This section assumes that the files being used are text files--that is, that they are sequential recordings of text streams. There are (at least) two ways of viewing a text stream.
A Restricted Stream: Reading is only from the beginning and writing is only to the current position. If an existing file is opened for writing, it is written over, not appended to, unless it is first read all the way to the end.
A Rewindable Sequential Stream: As above, except that there is the capability of rewinding the read or write position back to the start of the file. This permits it, for instance, to be written to and then read over, or vice versa, without having to close it and then re-open it first.
In the two subsections that follow, the ISO modules that elaborate each of these models will be discussed.
Sequential files are connected to using the facilities of the module StreamFile that contains procedures for defining, opening, and closing such files. Writing to and reading from such files is done using TextIO, WholeIO, RealIO, and LongIO. These are the analogues of the corresponding S-modules, except that each procedure has one more parameter--the identifier of the file channel being employed. For instance, to write a cardinal to the standard output, one uses
SWholeIO.WriteCard (theCard, n);
whereas, to write to some previously opened file channel called outChan, one employs
WholeIO.WriteCard (outChan, theCard, n);
To see how the various components of StreamFile and the xxIO modules work together, consider the following module, which gathers a sequence of numbers from the keyboard and records them in a sequential file.
MODULE GetNStash; (* Written by R.J. Sutcliffe *) (* to illustrate the use of StreamFile *) (* using ISO standard Modula-2 *) (* last revision 1994 02 23 *) (* This module reads a series of Integers from the keyboard and places them into a disk file called "numbers". *) FROM StreamFile IMPORT ChanId, Open, write, Close, OpenResults; FROM SWholeIO IMPORT ReadInt; FROM STextIO IMPORT WriteLn, WriteString, WriteChar, SkipLine; FROM SIOResult IMPORT ReadResult, ReadResults; IMPORT WholeIO; (* done qualified to distinguish *) IMPORT TextIO; (* from the S-modules above *) VAR outfile : ChanId; (* identifier of the channel to use *) number : INTEGER; res : OpenResults; (* to store the result of an open attempt *) BEGIN (* Establish output channel and attach to disk file *) Open (outfile, "numbers", write, res); IF res = opened THEN (* Collect the numbers from the keyboard *) WriteString ( "Type in the integers. Separate them"); WriteLn; WriteString (" by carriage returns, and end "); WriteLn; WriteString ("by typing a non-integer"); WriteLn; REPEAT WriteChar (">"); (* prompt *) ReadInt (number); IF ReadResult() = allRight THEN SkipLine; WholeIO.WriteInt (outfile, number, 0); TextIO.WriteLn (outfile); (* separate the numbers *) END; (* if *) UNTIL ReadResult() # allRight; Close (outfile); (* Now close physical file. *) END (* if res = opened *) END GetNStash.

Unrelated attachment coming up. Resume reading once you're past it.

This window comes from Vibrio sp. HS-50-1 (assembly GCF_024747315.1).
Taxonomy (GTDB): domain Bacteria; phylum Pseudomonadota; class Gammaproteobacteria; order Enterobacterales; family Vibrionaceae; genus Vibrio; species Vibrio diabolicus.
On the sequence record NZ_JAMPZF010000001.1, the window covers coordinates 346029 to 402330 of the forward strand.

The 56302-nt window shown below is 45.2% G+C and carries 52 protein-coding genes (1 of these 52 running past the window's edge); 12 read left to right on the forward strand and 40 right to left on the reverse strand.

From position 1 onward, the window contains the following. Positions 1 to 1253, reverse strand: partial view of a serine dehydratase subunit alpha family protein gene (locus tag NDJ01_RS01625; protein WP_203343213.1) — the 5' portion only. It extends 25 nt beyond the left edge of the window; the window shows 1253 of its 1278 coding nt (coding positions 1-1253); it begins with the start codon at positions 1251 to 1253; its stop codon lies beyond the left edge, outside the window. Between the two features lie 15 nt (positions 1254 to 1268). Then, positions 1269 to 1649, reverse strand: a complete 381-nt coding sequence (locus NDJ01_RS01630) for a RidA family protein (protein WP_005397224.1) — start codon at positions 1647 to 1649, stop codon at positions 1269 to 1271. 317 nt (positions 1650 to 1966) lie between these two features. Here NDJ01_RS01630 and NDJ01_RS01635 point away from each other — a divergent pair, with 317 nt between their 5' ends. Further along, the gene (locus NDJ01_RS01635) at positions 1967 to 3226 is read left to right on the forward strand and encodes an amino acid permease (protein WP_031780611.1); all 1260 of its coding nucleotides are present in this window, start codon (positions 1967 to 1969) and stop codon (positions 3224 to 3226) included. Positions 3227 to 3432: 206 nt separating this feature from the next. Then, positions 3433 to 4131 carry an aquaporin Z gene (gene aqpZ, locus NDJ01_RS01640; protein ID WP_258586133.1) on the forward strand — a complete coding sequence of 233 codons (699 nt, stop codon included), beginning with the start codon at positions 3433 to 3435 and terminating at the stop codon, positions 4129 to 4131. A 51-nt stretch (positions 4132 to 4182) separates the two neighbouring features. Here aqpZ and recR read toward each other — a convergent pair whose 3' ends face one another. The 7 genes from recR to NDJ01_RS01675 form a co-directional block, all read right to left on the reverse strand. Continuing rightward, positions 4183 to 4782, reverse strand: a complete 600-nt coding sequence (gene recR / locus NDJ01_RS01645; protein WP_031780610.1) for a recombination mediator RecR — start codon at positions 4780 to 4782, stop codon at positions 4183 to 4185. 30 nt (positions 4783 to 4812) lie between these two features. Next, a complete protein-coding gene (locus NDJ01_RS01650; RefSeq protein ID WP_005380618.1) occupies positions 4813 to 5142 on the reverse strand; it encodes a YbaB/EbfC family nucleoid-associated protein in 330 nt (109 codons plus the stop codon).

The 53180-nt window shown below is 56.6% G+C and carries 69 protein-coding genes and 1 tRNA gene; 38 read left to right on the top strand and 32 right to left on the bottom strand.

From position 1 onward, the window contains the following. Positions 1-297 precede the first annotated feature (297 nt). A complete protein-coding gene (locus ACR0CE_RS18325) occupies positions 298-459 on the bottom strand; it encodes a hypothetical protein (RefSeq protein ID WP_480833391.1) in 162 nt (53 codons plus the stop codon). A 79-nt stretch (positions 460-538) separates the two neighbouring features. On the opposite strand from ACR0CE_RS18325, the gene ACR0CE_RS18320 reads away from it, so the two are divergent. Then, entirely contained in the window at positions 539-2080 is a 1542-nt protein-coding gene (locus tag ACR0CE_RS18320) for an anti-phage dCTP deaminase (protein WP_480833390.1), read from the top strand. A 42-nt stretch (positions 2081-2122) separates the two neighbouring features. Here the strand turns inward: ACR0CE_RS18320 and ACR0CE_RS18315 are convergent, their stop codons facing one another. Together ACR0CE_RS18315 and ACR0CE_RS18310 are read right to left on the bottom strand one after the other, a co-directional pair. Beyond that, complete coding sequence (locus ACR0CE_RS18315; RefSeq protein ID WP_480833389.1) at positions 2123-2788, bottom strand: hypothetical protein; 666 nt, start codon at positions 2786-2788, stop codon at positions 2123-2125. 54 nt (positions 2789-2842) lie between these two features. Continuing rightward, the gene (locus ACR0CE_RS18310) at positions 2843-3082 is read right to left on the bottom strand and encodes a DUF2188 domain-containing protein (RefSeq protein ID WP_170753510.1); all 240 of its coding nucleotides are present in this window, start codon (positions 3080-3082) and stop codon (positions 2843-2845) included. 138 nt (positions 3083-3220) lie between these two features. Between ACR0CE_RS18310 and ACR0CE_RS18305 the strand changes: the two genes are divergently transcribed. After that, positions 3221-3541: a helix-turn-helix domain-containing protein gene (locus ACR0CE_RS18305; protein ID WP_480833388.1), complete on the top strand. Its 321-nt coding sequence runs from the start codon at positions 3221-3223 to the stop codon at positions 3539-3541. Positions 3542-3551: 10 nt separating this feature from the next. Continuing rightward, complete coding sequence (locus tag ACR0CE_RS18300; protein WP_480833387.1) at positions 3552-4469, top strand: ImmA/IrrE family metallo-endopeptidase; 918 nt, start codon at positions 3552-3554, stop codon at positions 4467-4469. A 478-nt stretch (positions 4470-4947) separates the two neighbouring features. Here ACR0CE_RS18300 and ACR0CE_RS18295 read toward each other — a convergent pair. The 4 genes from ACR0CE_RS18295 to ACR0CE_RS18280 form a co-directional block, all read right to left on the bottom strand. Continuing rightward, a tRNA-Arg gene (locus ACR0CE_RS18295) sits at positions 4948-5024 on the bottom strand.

When this program was run the file Numbers was created and as numbers were typed, its contents became:
12 15 54 -100 0
It is important to understand that the procedures in such modules as TextIO, WholeIO, RealIO, and LongIO are identical to those of STextIO, SWholeIO, SRealIO, and SLongIO except for requiring the additional parameter specifying the channel. Notice the import of procedures from both STextIO and TextIO, as some writing was done to the standard output and some was done to the file. If it is considered desirable, all output could be done with TextIO provided that output to the standard channel is identified as such. This requires:
FROM StdChans IMPORT OutChan;
and then in the code, one may have both of:
WriteInt (outfile, number, 0); WriteString (OutChan (), "by typing a non-integer");
by importing only from TextIO and WholeIO, and not bothering with STextIO. The same considerations apply to input, so that SWholeIO could be dispensed with altogether if one wrote:
FROM StdChans IMPORT StdInChan;
and then in the code:
ReadInt (StdInChan(), number);
The function procedures StdChan.OutChan and StdChan.InChan return the currently selected output (input) channels for standard output (input), even if it has been redirected by RedirStdIO.OpenOutput or RedirStdIO.OpenInput. If it is important to guarantee that the output goes to the default standard output stream (and is not subject to redirection) then import and use StdChan.StdOutChan or StdChan.StdInChan in the same way.